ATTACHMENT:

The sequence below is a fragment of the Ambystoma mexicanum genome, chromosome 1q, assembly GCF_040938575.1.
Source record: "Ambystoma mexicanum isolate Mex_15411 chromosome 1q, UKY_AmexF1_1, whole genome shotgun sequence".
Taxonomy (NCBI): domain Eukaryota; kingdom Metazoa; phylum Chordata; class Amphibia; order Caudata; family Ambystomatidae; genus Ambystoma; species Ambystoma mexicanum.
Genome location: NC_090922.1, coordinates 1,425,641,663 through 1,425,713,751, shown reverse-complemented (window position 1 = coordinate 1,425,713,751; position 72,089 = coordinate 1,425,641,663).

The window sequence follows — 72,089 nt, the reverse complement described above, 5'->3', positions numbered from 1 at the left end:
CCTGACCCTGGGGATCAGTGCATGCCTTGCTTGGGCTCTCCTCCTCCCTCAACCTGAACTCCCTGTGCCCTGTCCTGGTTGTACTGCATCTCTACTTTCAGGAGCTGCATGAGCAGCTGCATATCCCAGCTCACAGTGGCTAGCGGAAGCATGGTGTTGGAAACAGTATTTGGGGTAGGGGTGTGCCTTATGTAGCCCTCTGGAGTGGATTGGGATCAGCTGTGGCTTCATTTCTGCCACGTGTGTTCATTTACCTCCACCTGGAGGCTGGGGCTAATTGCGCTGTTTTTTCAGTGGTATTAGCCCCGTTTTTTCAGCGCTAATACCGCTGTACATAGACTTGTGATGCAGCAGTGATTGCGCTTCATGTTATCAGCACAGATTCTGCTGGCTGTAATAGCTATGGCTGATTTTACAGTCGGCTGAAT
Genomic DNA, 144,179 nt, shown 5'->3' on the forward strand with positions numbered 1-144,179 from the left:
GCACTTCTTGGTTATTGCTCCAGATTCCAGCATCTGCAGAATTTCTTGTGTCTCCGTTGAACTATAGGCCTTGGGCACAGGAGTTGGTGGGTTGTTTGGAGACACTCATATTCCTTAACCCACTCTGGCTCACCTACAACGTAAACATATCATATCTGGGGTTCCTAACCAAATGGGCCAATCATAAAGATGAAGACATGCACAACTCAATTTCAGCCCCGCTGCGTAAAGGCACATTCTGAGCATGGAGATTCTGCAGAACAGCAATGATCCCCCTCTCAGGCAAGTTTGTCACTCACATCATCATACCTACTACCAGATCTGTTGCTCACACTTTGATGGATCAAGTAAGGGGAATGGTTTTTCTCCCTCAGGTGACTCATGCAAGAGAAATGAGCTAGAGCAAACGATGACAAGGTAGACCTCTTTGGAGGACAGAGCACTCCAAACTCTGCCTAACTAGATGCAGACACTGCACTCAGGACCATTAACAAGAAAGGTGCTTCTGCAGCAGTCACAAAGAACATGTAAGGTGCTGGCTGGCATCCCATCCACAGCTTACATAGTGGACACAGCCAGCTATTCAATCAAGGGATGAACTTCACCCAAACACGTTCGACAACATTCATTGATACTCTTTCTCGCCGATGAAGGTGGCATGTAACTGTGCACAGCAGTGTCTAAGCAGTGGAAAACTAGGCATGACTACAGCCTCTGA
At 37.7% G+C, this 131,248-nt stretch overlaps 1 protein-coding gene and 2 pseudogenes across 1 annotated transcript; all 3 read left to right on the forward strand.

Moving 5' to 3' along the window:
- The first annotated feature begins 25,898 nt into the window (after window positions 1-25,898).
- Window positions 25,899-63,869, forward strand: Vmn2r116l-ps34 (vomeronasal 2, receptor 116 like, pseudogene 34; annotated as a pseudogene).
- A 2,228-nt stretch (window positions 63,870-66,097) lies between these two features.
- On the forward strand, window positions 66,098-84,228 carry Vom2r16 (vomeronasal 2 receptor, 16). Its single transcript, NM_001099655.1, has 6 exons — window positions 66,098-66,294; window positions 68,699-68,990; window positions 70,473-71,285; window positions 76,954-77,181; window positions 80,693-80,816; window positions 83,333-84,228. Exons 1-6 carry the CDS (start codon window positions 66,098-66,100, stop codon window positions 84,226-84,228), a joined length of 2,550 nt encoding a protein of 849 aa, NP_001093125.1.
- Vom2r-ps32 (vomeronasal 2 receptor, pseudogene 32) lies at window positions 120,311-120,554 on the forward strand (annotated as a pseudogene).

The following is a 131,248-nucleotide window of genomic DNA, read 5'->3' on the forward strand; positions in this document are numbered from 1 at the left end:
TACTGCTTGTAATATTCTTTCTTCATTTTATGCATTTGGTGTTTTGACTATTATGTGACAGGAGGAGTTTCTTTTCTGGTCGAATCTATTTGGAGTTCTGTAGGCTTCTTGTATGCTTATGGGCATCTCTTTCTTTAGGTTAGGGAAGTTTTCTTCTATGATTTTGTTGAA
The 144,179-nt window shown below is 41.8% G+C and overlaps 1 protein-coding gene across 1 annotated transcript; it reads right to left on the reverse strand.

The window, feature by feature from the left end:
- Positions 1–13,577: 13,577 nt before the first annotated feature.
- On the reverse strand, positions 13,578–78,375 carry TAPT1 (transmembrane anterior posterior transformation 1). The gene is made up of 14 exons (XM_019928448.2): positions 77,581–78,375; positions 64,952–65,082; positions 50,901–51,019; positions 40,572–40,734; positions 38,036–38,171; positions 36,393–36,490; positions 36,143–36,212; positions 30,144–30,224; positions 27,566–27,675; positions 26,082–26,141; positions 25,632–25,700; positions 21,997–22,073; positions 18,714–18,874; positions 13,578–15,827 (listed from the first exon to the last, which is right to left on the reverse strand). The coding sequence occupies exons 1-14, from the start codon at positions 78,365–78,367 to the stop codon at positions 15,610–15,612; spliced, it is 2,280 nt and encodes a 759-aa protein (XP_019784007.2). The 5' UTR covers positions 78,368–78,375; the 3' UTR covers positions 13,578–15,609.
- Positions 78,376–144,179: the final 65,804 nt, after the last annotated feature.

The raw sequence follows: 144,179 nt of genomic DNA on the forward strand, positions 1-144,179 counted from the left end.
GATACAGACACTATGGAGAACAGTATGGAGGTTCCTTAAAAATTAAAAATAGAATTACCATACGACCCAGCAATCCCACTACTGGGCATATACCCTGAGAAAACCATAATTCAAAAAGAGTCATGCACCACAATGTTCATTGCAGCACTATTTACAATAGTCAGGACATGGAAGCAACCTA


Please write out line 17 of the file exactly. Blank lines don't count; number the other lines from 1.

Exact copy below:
TACTGCTTGTAATATTCTTTCTTCATTTTATGCATTTGGTGTTTTGACTATTATGTGACAGGAGGAGTTTCTTTTCTGGTCGAATCTATTTGGAGTTCTGTAGGCTTCTTGTATGCTTATGGGCATCTCTTTCTTTAGGTTAGGGAAGTTTTCTTCTATGATTTTGTTGAA